To sum up, our data show no apparent sex differences in the pattern of MVP/vault expression that could explain the sex differences in NAPs. We cannot however exclude possible sex differences in the levels of MVP expression in other cell types of the brain that will require further investigations.

The major vault protein is implicated in the regulation of brain size and neuronal morphology in males only

The MVP mouse model used in this study was validated as loss-of-function (LoF) of Mvp, assessed at the transcript and protein levels (Fig. 3A, B, Additional file 1: Fig. S6A-D and Additional file 9). We also verified that the expression of neighboring genes was unaffected (Additional file 1: Fig. S6E). Among 617 successfully genotyped animals, we observed normal Mendelian ratio inheritance, indicating that the loss of Mvp has no effect on survival (Fig. 3C and Additional file 1: Fig. S6F).

Fig. 3
figure 3

Validation and phenotyping of Mvp-deficient mice. A Schematic representation of Mvp knockout model construction. The knockout mutants were obtained by a promoter gene trap design, resulting in the insertion of a β-galactosidase/neomycin phosphotransferase (β-GEO) cassette within the first intron of the Mvp gene. The polyA-tail (pA) serves to end the transcription and thus discard the transcription of Mvp gene. B Validation of Mvp knockout at the protein level using Western blot (WB) from liver extracts of Mvp+/+ (n = 2), Mvp+/− (n = 2), and Mvp−/− (n = 3) mice. Actin was used as a loading control for normalization. For quantification, see Additional file 1: Fig. S6D. C Viability screen of Mvp knockout mice. Left: schematic representation of heterozygous-by-heterozygous breeding scheme, with expected Mendelian ratio of segregation of the offspring. Right: graph represents the ratio of each genotype of successfully genotyped mice obtained from heterozygous-by-heterozygous breeding (n = 617). D, E Graph showing the total brain area (1_TBA) measured at four time points, embryonic age 18.5 (E18.5), postnatal day 10 (P10), P45, and P120, in male (D) and female (E) Mvp−/− mice (n = 5–7 in each group). F Half images of the coronal brain sections stained with Nissl-luxol at the four time points from male Mvp+/+ and Mvp−/− mice. Plots are shown as mean ± SEM. Two-tailed Student t test equal variance (D, E). *p < 0.05, **p < 0.01

We studied the dynamics of brain size across four time points: embryonic day 18.5 (E18.5), postnatal day 10 (P10), P45, and P120, using our systematic and standardized procedures [37,38,39,40]. At E18.5 and P10, the total brain area measurement in male Mvp−/− mice was normal but smaller at P45 (− 7%, p = 0.0061) and P120 (− 9%, p = 0.046), suggesting that the microcephaly is acquired between P10 and P45 (Fig. 3D, F). Interestingly, a recent study found that the protein level of MVP became higher at P35 [33], which could explain why the microcephaly phenotype became visible after this point at P45 in our study. Female Mvp−/− brain size was normal across the time points assessed (Fig. 3E). In addition to the total brain area, we quantified 40 other parameters at E18.5 (Additional file 2: Table S5) and did not find any phenotypes at this stage in both sexes.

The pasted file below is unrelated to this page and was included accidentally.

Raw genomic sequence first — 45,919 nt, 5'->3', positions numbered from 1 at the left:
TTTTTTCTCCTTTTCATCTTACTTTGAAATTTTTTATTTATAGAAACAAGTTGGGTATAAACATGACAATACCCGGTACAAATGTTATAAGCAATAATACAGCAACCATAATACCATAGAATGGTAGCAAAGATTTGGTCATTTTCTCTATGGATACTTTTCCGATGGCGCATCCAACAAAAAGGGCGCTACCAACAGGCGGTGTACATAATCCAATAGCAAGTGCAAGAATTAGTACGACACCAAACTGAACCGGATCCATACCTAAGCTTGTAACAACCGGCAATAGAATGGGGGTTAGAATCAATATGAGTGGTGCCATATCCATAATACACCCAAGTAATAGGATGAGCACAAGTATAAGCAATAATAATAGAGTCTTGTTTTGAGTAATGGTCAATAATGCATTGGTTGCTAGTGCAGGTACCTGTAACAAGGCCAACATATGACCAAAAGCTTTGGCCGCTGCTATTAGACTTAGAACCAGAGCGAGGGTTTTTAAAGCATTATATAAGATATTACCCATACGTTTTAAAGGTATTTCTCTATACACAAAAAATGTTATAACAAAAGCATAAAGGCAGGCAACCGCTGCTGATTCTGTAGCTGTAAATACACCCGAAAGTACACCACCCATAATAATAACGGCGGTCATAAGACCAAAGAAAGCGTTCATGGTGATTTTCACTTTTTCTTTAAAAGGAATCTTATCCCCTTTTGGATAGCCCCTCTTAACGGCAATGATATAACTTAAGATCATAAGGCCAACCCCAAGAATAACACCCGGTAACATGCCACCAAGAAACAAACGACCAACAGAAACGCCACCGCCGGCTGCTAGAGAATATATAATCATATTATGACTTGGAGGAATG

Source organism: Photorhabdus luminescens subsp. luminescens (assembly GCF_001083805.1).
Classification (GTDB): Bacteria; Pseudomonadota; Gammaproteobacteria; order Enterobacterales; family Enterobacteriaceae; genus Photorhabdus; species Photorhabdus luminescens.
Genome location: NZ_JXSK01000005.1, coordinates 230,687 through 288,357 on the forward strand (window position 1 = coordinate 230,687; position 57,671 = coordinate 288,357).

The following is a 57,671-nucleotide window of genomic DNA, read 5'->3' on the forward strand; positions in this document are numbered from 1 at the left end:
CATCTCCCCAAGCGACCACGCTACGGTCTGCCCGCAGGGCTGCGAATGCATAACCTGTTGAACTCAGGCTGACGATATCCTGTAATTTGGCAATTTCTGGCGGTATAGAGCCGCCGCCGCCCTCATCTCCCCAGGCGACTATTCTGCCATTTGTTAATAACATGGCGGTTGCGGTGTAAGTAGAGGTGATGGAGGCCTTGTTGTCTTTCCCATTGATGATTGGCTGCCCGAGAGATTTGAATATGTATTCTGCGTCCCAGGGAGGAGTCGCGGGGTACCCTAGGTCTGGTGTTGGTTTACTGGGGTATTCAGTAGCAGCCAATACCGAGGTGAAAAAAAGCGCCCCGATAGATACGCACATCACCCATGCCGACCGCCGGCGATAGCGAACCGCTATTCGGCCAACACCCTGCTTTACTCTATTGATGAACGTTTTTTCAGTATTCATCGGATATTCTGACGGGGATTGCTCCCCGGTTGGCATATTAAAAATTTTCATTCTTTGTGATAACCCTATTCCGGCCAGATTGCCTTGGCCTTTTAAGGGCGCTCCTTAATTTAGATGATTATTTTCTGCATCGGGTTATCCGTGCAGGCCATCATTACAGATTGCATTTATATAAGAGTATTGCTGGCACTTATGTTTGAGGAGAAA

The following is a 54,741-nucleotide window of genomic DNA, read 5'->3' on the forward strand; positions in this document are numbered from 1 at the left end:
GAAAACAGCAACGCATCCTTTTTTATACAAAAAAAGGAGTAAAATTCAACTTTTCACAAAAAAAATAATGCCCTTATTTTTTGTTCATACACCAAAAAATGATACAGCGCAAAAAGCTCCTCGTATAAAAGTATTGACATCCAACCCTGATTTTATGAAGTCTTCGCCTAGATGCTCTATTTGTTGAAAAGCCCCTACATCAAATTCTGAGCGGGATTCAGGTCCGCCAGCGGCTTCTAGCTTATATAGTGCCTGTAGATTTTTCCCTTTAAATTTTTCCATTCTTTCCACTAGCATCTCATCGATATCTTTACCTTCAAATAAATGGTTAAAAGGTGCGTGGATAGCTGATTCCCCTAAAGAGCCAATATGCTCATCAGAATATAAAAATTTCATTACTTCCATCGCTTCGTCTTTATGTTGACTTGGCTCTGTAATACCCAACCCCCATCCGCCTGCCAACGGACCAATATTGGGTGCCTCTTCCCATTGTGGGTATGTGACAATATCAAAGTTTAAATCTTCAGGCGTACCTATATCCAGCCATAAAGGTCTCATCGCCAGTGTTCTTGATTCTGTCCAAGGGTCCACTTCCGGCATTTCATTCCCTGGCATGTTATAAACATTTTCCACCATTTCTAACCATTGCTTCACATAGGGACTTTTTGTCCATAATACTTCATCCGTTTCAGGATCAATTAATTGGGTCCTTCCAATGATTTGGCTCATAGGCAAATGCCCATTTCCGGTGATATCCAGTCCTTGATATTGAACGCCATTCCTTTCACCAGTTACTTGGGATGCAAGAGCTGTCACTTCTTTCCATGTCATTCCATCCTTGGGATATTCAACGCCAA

At P120, het male Mvp+/− mice showed the same reduction in total brain size (− 9%, p = 0.016) when compared to hom male Mvp−/− mice (− 9%, p = 0.046) (Fig. 4A, B). Consistently, both Mvp+/− and Mvp−/− male mice showed small brain nuclei associated to the limbic system such as the cingulate gyrus (Mvp+/−: − 13%, p = 0.0016; Mvp−/−: − 8%, p = 0.007), the somatosensory cortex (Mvp+/−: − 12%, p = 0.0025; Mvp−/−: − 12%, p = 0.0016), and the hippocampus (Mvp+/−: − 20%, p = 0.023; Mvp−/−: − 24%, p = 0.038). In female Mvp−/− mice, no change was detected at any given time (Additional file 1: Fig. S7A). The number and effect size of NAPs being similar between male Mvp−/− and Mvp+/− mice (Fig. 4A, B: 17 NAPs versus 14, respectively), we performed subsequent studies specifically comparing Mvp−/− to Mvp+/+. NAPs in male Mvp−/− mice were also confirmed on sagittal planes using a previously described procedure [37] with 15 parameters significantly smaller in size at P120 including the cingulate gyrus (− 25%, p = 0.000065), the hippocampus (− 24%, p = 0.0069), the corpus callosum (− 26%, p = 0.000013), and the thalamus (− 24%, p = 0.00033) (Fig. 4E).

Fig. 4
figure 4